Okay, but even as much as I miss Tucson, I don't hate Michigan. Michigan is... all right. I don't dislike it as much as I disliked New York and New Jersey. People are nice here and it's cheap to live and I have everything I need. And the other big thing is that, the way I miss Tucson now? I missed this job -- being a guide dog instructor -- when I was living in Tucson EXACTLY THE SAME WAY. It was exactly the same feeling of waves coming in on a beach -- I thought about it constantly and it never let up. Eventually it was strong enough to pull me out of Tucson. I wonder if some day the missing-Tucson will be strong enough to pull me back? The feeling of rightness I had in Tucson every time I walked in the cactus forest or looked up at a sunset or looked down at the city from up in the Catalinas is the same feeling I get almost every day in the middle of some random thing like correcting a work error a dog made or explaining to a client how to fix a situation or talking to a puppy raiser about how their dog is doing in training. I just don't think that feeling is going to let up soon, or ever. I don't think life is going to let me leave Michigan for a while, possibly not ever. Anyway, there is nothing in Tucson that I can do that wouldn't leave me with that soul-sucking feeling I had at the V.A., like I was wasting my life and not doing what I was supposed to be doing. (And the V.A. was a job that I LIKED; I mean, helping blind veterans? What's not to like about that? I liked my coworkers and the government treated me well. It just wasn't the right thing for me to do, because training guide dogs is the right thing for me to do.)
Anyway, I don't even know what the point of all this is. Maybe that in a roundabout way I was trying to blame my lack of commitment to running on missing Tucson? Who knows. I am going to do better this year and get back on track. I am lucky that I have a super-gym right across the road from work that I love going to, even after a year and a half (the eucalyptus steam room; the hot tub; the beautiful people; the unlimited towels!), and as much as I miss the running community in Tucson, I know that the one out here is top-notch, too. I know this from the limited number of times I've run with those people -- both the Rochester running group and the triathlon group -- they are great and I fit in with them fine. I think I just need to make more of an effort to adjust my schedule so that I can run with them more often. Maybe I just need to stop bitching about how I miss mountains and focus on enjoying running by rivers and lakes, and make myself as proud of being tough in the cold as I was proud of being tough in the heat. (Side note: I know the weather was probably the biggest thing I dreaded when I came to Michigan, but surprisingly it is not that much of a factor in missing Tucson as I thought it would be, and not just because we've had a mild December. I have come to love Michigan Grey, which is perfect writing weather -- I even found myself wishing it wasn't quite so relentlessly sunny when I was in California for Christmas -- and I even enjoy the crisp bite of cold winter air when I step outside, and for some reason it makes me happy to see snow falling. I would still choose heat over cold if I had the choice, but the cold has its own severe beauty that I never really got the chance to appreciate before coming here. And I work outside; this is not a theoretical appreciation of cold but an actual appreciation based on experience.)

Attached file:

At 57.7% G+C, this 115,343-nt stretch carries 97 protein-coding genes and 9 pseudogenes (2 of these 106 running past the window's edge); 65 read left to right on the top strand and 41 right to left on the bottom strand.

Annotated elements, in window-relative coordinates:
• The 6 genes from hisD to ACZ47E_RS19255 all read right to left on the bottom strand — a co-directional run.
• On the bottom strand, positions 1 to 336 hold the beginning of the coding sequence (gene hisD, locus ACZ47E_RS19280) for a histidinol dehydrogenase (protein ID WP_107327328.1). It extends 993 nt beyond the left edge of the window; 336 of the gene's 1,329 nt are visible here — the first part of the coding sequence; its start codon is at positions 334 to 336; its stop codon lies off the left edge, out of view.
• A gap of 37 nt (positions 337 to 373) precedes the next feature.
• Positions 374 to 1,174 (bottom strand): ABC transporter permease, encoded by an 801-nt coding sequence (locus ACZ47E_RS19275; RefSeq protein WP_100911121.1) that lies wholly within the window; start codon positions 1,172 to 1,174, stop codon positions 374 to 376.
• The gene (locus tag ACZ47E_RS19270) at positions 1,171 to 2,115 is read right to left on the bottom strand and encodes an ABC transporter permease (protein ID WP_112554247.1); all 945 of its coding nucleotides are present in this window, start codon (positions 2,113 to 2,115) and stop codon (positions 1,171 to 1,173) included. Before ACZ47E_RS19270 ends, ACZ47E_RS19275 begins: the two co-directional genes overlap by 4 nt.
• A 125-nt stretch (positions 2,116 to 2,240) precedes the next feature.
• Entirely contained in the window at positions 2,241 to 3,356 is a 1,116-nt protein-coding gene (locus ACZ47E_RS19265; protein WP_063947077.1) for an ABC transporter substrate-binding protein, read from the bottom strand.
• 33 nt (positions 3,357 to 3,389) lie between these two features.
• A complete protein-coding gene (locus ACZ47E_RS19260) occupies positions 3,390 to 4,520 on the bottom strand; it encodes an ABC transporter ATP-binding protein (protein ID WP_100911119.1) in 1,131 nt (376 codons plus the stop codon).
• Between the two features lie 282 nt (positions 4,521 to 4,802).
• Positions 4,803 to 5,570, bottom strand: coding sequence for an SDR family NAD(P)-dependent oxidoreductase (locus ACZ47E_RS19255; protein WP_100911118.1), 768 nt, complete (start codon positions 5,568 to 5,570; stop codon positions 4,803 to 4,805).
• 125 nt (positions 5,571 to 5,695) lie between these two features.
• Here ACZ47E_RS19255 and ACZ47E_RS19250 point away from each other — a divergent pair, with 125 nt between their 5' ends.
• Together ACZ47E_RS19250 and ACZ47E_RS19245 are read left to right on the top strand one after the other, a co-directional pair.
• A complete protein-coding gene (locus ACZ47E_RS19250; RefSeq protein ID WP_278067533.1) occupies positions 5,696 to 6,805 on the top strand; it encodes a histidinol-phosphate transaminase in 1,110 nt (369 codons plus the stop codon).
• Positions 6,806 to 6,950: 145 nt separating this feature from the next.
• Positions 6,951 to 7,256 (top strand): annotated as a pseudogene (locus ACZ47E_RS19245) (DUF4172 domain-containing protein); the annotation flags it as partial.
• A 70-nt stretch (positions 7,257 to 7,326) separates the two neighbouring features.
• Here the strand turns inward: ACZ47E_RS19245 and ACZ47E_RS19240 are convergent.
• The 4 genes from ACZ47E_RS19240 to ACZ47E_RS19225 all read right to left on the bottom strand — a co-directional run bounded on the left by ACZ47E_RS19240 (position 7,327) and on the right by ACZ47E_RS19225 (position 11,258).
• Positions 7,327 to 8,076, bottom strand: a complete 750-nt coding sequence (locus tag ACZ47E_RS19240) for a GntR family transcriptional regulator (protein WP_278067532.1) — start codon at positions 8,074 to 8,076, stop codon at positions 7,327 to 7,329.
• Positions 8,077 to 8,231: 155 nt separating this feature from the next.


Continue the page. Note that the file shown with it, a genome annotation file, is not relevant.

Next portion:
So, here's to a 2015 with a little bit more focus on running and a little bit more appreciation of the running resources Michigan has to offer. Happy New Year, everyone!